Is the $10,000 of federal student loan debt cancellation for all eligible borrowers automatic, or does it require documentation in the application? If so, what documentation? Most borrowers will have to apply using either the Department of Education’s application. Some borrowers, such as those who filled out an IDR or FAFSA application using either 2020 or 2021 tax year information should receive cancellation automatically, without an application. For borrowers eligible for automatic cancellation, the Department has announced that it will set up an “opt-out” process for anybody choosing NOT to receive relief. To apply for cancellation online, go to https://studentaid.gov/debt-relief/application To download the paper application, click here.
  • What if I don't want to receive debt relief?
    For most borrowers, you will only receive debt relief if you submit an application. Some borrowers, such as those who filled out an IDR or FAFSA application using either 2020 or 2021 tax year information should receive cancellation automatically, without an application. If you are eligible for automatic debt cancellation, the Department of Education will contact you via email to notify you of your ability to opt out. Borrowers will have the option to opt out of relief by November 14th, 2022.
  • Do I need to consolidate my loans to become eligible for student debt cancellation?
    Eligible borrowers do not need to consolidate. All loans eligible for the student loan pause are also eligible for relief, including loans held by ED and guaranty agencies. (See What types of loans are eligible?) Commercially-held FFELP loans and Perkins loans held by institutions are no longer able to be consolidated to access student debt cancellation. If one of these loans was consolidated prior to September 29, 2022, they are eligible for student debt cancellation.
  • Are there any other steps that borrowers need to take?
    The online application is available at studentaid.gov, and the paper application can be found here. Commercially-held FFELP loans and Perkins loans held by institutions are no longer able to be consolidated to access student debt cancellation. If one of these loans was consolidated prior to September 29, 2022, they are eligible for student debt cancellation.
  • For the income eligibility, what if I am a dependent?
    If you are a dependent, your parents’ income will be considered for your eligibility for cancellation. For the purposes of submitting your application, the Department has advised dependent students to use your own income when applying. Once identified as a student, the Department will reach out via email with further instructions for you and your parents.
  • How do I know if I received a Pell grant?
    Log in to www.StudentAid.gov, the main portal for borrowers’ federal student loans. Once logged in, you can view all of your federal loans, and can access information about and applications for different repayment plans or cancellation programs. You should be able to view if you received Pell Grants on your “dashboard”.
  • Are all borrowers eligible for $10,000 debt cancellation?
    No. Only borrowers whose individual income is less than $125,000 or household income is less than $250,000 are eligible to receive debt cancellation from this announcement.
  • What if I received a Pell Grant in grad school, does that count?
    All borrowers who received a Pell Grant are eligible. However, typically Pell Grants are only awarded to undergraduate students. Many graduate students or graduate loan borrowers may have previously received a Pell Grant during their undergraduate studies, and would thus be eligible for an additional $10,000 of cancellation.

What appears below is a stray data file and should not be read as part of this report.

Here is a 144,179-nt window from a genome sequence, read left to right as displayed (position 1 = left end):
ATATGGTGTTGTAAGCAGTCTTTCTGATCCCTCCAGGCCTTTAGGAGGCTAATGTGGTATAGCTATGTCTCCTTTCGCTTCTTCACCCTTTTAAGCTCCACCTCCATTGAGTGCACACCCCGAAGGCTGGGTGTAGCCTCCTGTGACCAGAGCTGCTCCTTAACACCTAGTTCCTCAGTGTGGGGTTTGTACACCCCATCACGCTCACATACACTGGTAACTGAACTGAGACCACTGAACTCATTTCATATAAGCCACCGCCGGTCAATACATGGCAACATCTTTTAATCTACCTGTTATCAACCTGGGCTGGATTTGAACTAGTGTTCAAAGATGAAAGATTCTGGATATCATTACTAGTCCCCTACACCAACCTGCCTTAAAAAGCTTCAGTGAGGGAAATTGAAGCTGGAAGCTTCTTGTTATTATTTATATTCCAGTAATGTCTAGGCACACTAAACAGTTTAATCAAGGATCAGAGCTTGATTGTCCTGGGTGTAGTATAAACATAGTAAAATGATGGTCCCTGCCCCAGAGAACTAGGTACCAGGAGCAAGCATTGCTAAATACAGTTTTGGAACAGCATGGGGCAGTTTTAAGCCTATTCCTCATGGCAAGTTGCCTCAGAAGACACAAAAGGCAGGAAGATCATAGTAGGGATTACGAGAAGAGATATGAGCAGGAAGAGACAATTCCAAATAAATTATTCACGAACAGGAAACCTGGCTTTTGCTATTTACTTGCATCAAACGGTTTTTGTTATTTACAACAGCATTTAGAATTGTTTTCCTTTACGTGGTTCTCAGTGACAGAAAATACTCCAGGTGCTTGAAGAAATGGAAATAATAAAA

• Are Pell Grant recipients who now earn above the individual and household income cutoffs eligible?
    No, all borrowers applying for cancellation must meet the income threshold to be eligible for cancellation.
  • Do I need to have completed my degree to qualify?
    No, you just need to meet the income threshold to be eligible for cancellation.
  • For the income eligibility, will the Department consider my assets? Other debts?
    Only income will be considered under the Department of Education’s eligibility process. The income caps for cancellation are individual incomes of $125,000 and household income of $250,000.
  • Who is eligible for the additional $10,000 ($20,000 total) in debt cancellation?
    Any borrower who meets the income eligibility criteria and who also received a Pell Grant at any time to support their education is eligible for an additional $10,000 in debt cancellation.
  • For the income eligibility, what counts as income? What year?
    The Department will be looking at annual federal income from either the 2020 or 2021 tax year. In other words, if in either 2021 or 2020 your income was below the income caps that have been described, you would be eligible for relief. Any source of income that is taxable and would be included in a borrower’s Adjusted Gross Income counts towards these caps. According to the IRS, gross income includes your wages, dividends, capital gains, business income, retirement distributions as well as other income.
  • For the income eligibility, does household size make a difference?
    The income threshold does not depend on household size.
  • Does this apply if I am still in school or have returned to school?
    Yes, as long as you meet the income eligibility requirements and your loans were disbursed before June 2022.
  • Does it matter when I received a Pell Grant in terms of whether I qualify for the additional $10,000 in cancellation?
    No. A borrower who received a Pell Grant at any time in any amount is eligible for a total of $20,000 of cancellation, as long as their current income is below the $125,000 maximum for an individual or $250,000 maximum for a married borrower, regardless of when they received the Grant and regardless of whether the borrower was still Pell-eligible when they took out the loans that could be cancelled.